University of SydneyFriday 11 May 2012, 1:35PM
Media release from University of Sydney
Many people talk of problem gambling as an 'addiction' but work
coming out of the University of Sydney's Gambling Treatment Clinic
suggests that this may not be the case.
"The idea of gambling addiction is widespread, but inaccurate,"
says the clinic's Education and Training Officer, Dr Fadi Anjoul,
who has treated problem gamblers for the past 15 years.
As Responsible Gambling Awareness Week (14th-20th May, 2012)
approaches, thoughts often turn to the best ways of helping problem
Dr Anjoul notes that problem gambling has been consistently grouped
with drug and alcohol addiction, but notes symptoms such as
tolerance or withdrawal, which are central features of addiction
are rarely seen in gamblers.
"Problem gambling is better thought of as a misguided obsession,"
Dr Anjoul states, "which means we are dealing with habitual and
poorly informed choices rather than biological processes that are
beyond individual control."
The difference has important implications for treatment. Poorly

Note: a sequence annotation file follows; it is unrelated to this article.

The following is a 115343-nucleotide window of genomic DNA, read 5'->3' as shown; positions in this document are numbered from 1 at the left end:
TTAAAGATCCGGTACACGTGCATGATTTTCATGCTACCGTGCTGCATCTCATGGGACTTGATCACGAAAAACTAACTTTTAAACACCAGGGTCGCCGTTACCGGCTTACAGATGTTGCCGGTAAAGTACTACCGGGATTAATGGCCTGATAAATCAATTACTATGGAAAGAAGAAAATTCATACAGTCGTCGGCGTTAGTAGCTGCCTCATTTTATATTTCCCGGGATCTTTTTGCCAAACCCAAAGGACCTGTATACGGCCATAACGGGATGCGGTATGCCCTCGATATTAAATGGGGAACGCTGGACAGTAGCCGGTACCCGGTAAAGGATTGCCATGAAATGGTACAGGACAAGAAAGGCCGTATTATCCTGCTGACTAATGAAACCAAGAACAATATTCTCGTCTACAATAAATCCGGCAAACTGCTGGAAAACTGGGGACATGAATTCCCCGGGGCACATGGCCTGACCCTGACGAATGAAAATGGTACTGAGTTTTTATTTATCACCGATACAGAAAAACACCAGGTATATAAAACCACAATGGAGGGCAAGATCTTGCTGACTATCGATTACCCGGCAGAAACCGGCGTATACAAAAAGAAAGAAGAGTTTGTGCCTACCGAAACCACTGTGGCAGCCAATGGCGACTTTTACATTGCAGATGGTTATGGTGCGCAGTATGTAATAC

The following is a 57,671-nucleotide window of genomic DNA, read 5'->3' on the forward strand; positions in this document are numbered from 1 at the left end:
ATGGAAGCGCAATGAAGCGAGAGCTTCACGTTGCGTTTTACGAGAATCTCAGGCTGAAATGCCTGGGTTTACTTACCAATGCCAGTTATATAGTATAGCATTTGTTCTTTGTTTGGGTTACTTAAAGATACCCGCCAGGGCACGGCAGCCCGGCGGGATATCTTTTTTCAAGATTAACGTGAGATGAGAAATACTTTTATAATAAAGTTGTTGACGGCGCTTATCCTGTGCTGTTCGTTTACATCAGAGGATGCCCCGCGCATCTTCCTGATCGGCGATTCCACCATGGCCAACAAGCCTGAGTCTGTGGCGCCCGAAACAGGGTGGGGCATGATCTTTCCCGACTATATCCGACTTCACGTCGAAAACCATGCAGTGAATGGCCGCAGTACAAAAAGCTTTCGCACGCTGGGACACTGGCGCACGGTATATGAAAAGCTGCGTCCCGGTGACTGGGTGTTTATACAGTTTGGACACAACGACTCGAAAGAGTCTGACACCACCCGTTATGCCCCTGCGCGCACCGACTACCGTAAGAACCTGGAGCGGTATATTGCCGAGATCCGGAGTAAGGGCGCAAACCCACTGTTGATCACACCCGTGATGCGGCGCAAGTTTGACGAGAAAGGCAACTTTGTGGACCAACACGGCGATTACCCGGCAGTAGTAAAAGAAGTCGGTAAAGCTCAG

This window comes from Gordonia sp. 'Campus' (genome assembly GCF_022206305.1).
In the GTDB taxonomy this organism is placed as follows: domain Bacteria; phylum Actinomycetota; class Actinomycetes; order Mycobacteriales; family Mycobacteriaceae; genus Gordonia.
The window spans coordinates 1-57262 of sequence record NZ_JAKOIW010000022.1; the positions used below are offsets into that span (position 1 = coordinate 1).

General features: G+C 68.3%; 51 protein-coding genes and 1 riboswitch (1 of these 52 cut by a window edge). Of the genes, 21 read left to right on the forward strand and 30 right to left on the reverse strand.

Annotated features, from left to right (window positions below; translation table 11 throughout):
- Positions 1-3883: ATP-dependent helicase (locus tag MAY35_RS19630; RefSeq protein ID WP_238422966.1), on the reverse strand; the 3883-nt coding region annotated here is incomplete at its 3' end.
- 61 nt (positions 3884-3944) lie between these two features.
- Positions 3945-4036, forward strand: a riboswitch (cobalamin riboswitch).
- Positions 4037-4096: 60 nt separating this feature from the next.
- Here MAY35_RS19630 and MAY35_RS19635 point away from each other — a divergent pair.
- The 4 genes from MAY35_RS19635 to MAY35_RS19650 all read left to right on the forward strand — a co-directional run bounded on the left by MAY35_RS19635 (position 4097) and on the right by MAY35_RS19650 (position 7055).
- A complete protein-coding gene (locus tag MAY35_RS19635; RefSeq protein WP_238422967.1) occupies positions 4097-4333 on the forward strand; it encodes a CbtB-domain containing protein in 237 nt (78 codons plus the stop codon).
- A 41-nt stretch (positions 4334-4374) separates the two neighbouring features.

informed choices and behaviours can be treated with what is known
as cognitive therapy, which helps people understand the story of
their gambling, of how they ended up where they are, and to change
how they think about their involvement with gambling.
Dr Anjoul has developed an innovative brand of cognitive therapy
that generally results in much better outcomes than traditional
therapies based on the disease or addiction model of
"Traditional therapies tend to focus on ways to help people deal
with their urges when they occur," notes Dr Anjoul, "and show high
rates of relapse after therapy ends. However, with the model we are
working with, we often find that by the end of treatment, people
are experiencing very few urges."
"The results we are getting so far at the Gambling Treatment Clinic
with the new cognitive therapy are extremely exciting," states
Professor Alex Blaszczynski, Head of the University's School of
Psychology and a world-renowned expert on problem gambling, who
hopes to assist Dr Anjoul with promoting training based on this new
"It is early days but at this point it appears we are seeing better
treatment outcomes and much lower relapse rates than have been
The Gambling Treatment Clinic, which is funded through the NSW
Government Responsible Gambling Fund, has locations at Parramatta,
Lidcombe, Campbelltown, as well as at Sydney University's main
campus in Camperdown.
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